How to Staff for a Digitized Healthcare Organization

a healthcare person and a business person working together and figuring out project management

Healthcare organizations across the nation are searching for the best solutions and staff to make transitioning to the EMR mandate as seamless as possible. In each facility, the process will differ. In some healthcare settings, simply updating software and improving infrastructure will be necessary. In other organizations, more powerful software, new hardware and trained employees will be needed to improve electronic medical record keeping across large organizational divisions.

The Unique Realities of Different Healthcare Facilities

No two healthcare settings may have the same needs, therefore it may be helpful for healthcare leaders to borrow from the field of project management in order to harness the reigns over their efforts to lead organizations through this major shift in healthcare protocol. In an organization of any size, it will be necessary to have stakeholders on board and to establish clear communication throughout the project. At a time when most professionals are working close to capacity, it is imperative that healthcare managers communicate clearly ahead of time about increased workload, training and any other changes that will occur.

Planning for Success

The field of project management puts forth several guidelines for rolling out a successful project. Some of those guidelines that are most important to keep in mind for current healthcare leaders include:

1. Create a comprehensive overview and allocate resources appropriately 

Projects run smoother when all parties know what to expect and the progress is logical. Training is a good example. While software and hardware is being indentified and adapted, it may be a good time to assess which employees are best suited for additional training to be team leaders during the roll out phase of the project. Developing leadership from within an organization is a great way to bolster team confidence and trust in the project.

2. Create a timetable that is achievable and then set talent in place 

Spending time planning a schedule and outline of the project can help healthcare managers lead teams and use resources more effectively. Brining in consultants at the right time and being sure that hardware and software is ready before trainers are hired can be a challenge when unexpected delays arise. Creating a timetable that allows for some flexibility can help managers bring about a more effective outcome. A timetable is all about pacing the project for maximum efficiency. At the same time, change takes time and the process may help employees feel rejuvenated and more motivated.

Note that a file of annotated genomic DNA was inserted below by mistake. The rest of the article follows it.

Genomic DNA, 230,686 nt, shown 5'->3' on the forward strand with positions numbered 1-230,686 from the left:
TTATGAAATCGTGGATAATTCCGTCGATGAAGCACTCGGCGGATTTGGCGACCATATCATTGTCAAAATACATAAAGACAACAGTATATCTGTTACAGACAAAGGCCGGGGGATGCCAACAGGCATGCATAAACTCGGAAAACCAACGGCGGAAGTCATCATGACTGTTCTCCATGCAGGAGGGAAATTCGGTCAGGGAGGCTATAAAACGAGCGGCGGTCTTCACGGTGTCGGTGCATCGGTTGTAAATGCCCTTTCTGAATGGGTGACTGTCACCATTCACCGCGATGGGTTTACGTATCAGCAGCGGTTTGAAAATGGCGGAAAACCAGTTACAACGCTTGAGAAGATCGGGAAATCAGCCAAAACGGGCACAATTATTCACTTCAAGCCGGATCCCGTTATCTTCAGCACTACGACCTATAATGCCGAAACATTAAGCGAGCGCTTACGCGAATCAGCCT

3. Measure progress, adjust and proceed 

Setting up strong communication channels at the beginning of the project can help maintain a good pace throughout the duration of the project. Setting benchmarks, giving teams constructive feedback, adjusting goals when necessary and proceeding forward happens organically when communication lines between workers, managers and top level executives is clear and unbroken.

4. Coordinate goals and expectations that make sense to each constituent. 

The shift to electronic medical records affects different groups within the organization in varying ways. The goals, communication, training and expectations should fit the group being addressed. Coordinating a change of this magnitude will involve addressing various healthcare teams such as electronic medical record developers, various project managers, contracted programmers, trainers, doctors, nurses, volunteers, chief medical officers and other top-tier managers as well as, eventually, the patients. The messages given to each group needs to be useful, positive and engaging in order to ensure a spirit of cooperation.

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